College of Agriculture & Natural Resources
AGNR Research

First Terp Farm Fall Harvest Festival Draws Crowds, Creates Conversation

Diverse group of 500+ guests from UMD community gather in Upper Marlboro
Free pumpkins and food from the Green Tidings mobile food truck were big hits at the first Terp Farm Fall Harvest festival held at the College of AGNR's Upper Marlboro agricultural research facility.
Photo Credit: 
Edwin Remsberg

Judging from the 500+ guests who visited the Upper Marlboro agricultural research facility for the inaugural Terp Farm Fall Harvest Festival October 9th, agriculture in general and sustainable farming in particular are topics University of Maryland community members are craving to learn more about.

“This is huge,” Jacyln Fiola, plant science and environmental science and technology double major concentrating in soil and watershed science, remarked. “I did not expect this many people to be interested in farming.” 

The festival was organized to introduce the university community to Terp Farm – a collaborative project between the Department of Dining Services, the College of Agriculture & Natural Resources and the Office of Sustainability. Shuttle buses provided by the Department of Transportation Services departed every half hour from the Adele H. Stamp Student Union to bring students to the festival. The event proved so successful, volunteers had to call for additional buses to take students home after the 2-5 p.m. event concluded.

“Terp Farm is a tremendous opportunity for students to get involved with what they are eating and where it’s being grown, especially for the those that eat in campus dining halls,” Karyn Owens, senior plant science major, explained. “We are really glad to have all the students out here today and it’s a great chance for them to see what they are eating in the south campus dining hall and 251 North.”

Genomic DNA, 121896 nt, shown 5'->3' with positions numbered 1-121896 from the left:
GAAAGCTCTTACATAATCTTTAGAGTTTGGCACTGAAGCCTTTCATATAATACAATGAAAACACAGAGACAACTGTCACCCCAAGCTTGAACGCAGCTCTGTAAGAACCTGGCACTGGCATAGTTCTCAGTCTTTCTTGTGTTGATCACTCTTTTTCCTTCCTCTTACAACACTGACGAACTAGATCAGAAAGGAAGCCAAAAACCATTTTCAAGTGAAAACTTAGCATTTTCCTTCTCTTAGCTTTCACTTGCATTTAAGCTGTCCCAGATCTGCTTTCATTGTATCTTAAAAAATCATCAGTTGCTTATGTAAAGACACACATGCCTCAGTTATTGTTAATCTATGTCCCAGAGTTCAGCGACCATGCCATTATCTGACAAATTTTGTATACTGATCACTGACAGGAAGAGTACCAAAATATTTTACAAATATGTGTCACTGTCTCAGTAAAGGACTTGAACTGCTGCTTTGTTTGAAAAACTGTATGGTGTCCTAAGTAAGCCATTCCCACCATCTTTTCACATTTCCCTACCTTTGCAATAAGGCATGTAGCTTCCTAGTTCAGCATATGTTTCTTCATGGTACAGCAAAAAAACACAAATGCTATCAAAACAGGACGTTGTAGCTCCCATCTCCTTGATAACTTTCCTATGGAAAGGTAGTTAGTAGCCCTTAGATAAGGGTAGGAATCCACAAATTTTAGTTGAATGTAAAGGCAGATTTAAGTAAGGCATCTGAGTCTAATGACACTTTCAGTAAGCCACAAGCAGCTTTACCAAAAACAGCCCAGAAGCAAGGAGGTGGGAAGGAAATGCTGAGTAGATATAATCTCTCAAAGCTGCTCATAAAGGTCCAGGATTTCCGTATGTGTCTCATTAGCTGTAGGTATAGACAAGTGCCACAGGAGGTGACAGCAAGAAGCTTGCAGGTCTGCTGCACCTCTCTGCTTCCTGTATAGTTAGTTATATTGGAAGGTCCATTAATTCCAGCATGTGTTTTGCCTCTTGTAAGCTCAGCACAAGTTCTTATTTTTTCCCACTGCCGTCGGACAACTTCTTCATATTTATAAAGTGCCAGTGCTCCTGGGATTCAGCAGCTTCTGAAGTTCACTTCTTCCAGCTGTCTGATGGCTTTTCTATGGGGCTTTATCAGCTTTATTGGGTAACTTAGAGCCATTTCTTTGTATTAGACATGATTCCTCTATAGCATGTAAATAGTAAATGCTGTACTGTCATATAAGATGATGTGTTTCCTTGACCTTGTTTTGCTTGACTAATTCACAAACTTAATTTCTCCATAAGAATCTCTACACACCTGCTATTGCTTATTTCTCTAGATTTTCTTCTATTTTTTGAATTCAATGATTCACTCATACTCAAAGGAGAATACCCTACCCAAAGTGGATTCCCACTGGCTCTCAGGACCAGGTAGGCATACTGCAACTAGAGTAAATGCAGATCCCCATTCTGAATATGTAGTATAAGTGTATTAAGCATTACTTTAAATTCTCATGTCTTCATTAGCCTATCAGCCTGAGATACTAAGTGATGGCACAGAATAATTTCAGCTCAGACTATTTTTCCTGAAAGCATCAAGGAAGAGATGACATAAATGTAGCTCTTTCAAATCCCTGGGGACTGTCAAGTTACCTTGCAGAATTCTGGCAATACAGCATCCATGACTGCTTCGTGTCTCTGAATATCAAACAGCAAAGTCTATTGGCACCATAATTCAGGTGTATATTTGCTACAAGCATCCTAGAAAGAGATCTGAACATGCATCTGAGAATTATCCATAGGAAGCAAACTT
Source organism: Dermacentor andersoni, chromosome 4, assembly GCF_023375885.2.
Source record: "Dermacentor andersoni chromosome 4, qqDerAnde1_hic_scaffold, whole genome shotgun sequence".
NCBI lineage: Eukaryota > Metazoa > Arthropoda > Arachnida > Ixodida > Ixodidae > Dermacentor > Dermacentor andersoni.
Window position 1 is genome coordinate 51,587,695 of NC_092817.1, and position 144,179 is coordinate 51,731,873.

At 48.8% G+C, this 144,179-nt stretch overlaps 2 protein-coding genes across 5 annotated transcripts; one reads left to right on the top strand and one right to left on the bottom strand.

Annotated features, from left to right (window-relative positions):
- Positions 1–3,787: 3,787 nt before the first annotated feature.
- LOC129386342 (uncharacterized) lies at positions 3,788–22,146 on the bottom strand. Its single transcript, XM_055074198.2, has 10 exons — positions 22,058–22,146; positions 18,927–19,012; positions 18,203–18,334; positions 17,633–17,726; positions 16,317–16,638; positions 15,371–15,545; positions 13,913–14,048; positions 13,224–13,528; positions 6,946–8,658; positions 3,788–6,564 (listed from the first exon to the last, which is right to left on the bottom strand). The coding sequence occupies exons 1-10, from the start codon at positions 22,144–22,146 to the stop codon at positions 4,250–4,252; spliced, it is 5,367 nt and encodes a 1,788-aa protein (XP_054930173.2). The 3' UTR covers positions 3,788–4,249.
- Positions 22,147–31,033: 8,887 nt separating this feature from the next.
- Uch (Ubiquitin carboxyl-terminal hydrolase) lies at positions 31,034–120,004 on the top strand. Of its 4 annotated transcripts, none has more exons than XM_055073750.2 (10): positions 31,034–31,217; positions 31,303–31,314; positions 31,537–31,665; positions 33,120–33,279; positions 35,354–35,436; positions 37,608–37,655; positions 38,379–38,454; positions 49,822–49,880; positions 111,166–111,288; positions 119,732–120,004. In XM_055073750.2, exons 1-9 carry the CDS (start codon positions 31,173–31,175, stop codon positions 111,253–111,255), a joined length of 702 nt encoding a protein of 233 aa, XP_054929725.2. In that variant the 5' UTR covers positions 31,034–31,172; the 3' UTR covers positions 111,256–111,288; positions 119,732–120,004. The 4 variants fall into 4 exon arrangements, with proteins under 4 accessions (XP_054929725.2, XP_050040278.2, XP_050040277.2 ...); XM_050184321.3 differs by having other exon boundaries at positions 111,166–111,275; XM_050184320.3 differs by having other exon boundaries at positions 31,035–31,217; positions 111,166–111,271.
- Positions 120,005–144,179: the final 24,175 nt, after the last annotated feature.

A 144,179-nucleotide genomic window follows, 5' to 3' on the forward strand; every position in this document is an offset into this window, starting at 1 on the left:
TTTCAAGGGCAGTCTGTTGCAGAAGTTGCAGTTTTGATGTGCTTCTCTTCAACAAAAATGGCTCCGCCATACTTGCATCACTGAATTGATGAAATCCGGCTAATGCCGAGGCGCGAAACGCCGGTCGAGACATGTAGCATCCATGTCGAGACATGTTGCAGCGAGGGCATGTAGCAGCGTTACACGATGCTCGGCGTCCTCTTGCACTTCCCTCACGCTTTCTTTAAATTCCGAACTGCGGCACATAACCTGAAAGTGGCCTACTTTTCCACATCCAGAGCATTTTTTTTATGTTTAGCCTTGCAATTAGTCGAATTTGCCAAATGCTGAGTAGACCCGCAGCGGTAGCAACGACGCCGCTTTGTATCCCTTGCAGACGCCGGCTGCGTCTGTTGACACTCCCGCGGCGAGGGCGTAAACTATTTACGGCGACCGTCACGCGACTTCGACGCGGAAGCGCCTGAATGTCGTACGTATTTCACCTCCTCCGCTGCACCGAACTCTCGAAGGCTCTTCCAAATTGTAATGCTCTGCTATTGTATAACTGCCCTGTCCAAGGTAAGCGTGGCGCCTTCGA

The Fall Harvest Festival was educational for students within the College of Agriculture & Natural Resources as well as outside of it.

“I am in a fruit and vegetable technology class so we come out here every week and harvest vegetables,” junior soil science major, Kristi Persing, said. “As a soil science major you don’t have to take many plant science classes, so it is really cool to see the other side of things.” 

The festival  included live entertainment from student indie-folk band Hayley Fahey and Numbering Sundays, pumpkin painting, cornhole, free food from the Green Tidings mobile food truck and guided tours of the fields and high tunnels where Terp Farm is growing vegetables to be served in campus dining halls. 

“It was amazing because during the tours people were asking ‘What is this? What is that vegetable growing?’” Owens continued. “It’s really about connecting what they are seeing on the farm to what they are eating on campus.”

Terp Farm is located on roughly two acres of the Central Maryland Research and Education Center’s Upper Marlboro facility, which spans 202 acres total. Students who attended the fall harvest festival  not only learned a great deal about the Terp Farm project, but the College of AGNR’s impact around the state as well. 

 “I love that Maryland has this kind of facility out here because you would never expect Maryland to have all this acreage out in Prince George’s County,” commented Dana Hollister, a senior studio art major.

“I eat at the Green Tidings food truck almost every day and it is so cool to be able to come and see where that food is grown,” senior economics major, Kiese Hansen, said. “Things like Terp Farm and Green Tidings all contribute to that green effort, so it’s really great to come out and see where my food is coming from because eating local food is so important.”

“It’s really cool that this is just half an hour away from College Park and it’s so out in the country.” Jori Borelaski, second year graduate student, added. “It’s really nice to get away from all the traffic and business that is College Park.”

Following the festival’s success, Owens concluded, “Hopefully we can get more students engaged by coming out here, volunteering or taking a class to see what we are doing on the farm and where their food is coming from.”

Check out the Terp Farm Fall Harvest Festival photo gallery for more photos from the event!

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